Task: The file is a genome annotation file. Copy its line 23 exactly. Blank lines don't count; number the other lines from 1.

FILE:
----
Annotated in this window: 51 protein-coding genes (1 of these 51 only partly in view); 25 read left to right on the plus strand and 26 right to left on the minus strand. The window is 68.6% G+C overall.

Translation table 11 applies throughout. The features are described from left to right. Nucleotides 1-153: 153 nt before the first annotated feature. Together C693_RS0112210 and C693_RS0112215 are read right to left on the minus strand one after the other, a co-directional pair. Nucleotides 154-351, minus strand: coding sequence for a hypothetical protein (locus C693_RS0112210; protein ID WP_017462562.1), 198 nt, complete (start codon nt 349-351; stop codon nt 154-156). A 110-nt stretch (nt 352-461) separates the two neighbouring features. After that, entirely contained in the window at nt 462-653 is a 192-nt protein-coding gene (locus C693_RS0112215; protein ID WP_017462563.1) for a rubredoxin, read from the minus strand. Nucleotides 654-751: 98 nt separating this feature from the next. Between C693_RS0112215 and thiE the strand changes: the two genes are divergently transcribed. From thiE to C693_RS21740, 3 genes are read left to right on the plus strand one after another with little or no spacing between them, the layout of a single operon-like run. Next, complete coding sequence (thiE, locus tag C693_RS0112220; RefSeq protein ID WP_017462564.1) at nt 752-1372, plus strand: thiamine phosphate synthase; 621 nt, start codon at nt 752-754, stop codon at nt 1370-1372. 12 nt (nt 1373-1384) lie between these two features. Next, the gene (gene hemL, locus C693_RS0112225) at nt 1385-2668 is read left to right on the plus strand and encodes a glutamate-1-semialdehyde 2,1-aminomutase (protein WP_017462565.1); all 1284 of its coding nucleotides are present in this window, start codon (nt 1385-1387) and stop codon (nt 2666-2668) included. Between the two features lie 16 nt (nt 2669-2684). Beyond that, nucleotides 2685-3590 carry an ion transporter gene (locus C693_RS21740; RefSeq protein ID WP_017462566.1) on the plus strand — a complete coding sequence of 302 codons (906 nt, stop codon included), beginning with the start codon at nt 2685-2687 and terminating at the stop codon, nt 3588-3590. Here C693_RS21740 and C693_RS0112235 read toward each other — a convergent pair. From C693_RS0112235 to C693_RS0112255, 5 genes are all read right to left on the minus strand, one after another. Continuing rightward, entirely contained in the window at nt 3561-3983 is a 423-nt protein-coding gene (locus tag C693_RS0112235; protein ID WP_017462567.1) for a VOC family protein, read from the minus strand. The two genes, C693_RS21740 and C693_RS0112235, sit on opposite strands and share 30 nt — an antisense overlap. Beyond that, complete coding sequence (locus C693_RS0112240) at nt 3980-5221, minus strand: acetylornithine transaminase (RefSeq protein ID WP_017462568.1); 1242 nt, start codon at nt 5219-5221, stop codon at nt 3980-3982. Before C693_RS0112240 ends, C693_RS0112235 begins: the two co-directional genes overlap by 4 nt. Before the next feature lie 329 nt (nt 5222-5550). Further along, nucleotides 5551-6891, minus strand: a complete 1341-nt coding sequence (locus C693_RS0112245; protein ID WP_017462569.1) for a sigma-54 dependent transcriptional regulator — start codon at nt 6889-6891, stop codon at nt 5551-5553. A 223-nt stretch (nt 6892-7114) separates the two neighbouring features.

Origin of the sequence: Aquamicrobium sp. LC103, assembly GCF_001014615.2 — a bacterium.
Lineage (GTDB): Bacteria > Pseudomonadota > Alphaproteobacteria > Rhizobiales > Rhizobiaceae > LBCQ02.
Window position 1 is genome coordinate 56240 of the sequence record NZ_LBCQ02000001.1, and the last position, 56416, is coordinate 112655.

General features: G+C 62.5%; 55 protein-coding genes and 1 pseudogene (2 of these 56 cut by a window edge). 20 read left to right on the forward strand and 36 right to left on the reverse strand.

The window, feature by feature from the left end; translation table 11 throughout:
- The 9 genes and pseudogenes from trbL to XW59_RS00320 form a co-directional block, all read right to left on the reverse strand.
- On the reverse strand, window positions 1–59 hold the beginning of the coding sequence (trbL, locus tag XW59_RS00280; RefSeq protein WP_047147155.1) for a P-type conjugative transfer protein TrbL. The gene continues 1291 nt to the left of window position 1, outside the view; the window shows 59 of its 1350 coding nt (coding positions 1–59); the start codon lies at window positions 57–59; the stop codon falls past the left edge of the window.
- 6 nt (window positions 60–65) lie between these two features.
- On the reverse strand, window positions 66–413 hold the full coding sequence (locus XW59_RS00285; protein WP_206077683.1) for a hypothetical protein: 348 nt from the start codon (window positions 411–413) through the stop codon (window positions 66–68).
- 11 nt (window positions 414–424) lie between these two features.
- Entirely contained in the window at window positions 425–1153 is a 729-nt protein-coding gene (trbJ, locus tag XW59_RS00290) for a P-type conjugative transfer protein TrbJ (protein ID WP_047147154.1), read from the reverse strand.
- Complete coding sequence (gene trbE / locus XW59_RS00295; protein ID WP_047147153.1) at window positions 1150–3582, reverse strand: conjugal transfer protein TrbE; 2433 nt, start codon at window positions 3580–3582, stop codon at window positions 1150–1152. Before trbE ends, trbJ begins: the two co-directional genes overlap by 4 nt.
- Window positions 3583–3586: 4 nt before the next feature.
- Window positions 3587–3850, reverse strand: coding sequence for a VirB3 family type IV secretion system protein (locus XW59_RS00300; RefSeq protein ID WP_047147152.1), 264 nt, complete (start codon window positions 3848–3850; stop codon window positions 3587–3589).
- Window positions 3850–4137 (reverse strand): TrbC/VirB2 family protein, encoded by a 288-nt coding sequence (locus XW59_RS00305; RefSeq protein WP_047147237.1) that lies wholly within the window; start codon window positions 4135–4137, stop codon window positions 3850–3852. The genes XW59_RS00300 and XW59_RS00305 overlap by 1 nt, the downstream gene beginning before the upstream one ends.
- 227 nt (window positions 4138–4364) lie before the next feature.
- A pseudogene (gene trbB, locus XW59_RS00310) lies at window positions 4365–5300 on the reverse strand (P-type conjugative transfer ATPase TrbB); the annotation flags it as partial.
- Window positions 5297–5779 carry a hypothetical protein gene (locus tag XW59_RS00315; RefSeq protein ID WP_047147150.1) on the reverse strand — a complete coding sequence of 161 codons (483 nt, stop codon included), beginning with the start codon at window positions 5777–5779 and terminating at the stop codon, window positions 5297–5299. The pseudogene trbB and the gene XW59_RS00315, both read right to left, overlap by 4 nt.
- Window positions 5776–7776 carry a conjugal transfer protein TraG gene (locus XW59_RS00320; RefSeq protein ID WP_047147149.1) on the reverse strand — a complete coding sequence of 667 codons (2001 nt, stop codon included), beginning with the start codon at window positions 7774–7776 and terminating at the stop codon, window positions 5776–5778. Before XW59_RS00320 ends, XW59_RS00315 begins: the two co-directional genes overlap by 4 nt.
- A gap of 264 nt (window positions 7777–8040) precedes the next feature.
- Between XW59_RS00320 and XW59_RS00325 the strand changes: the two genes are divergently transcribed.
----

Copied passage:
- Between XW59_RS00320 and XW59_RS00325 the strand changes: the two genes are divergently transcribed.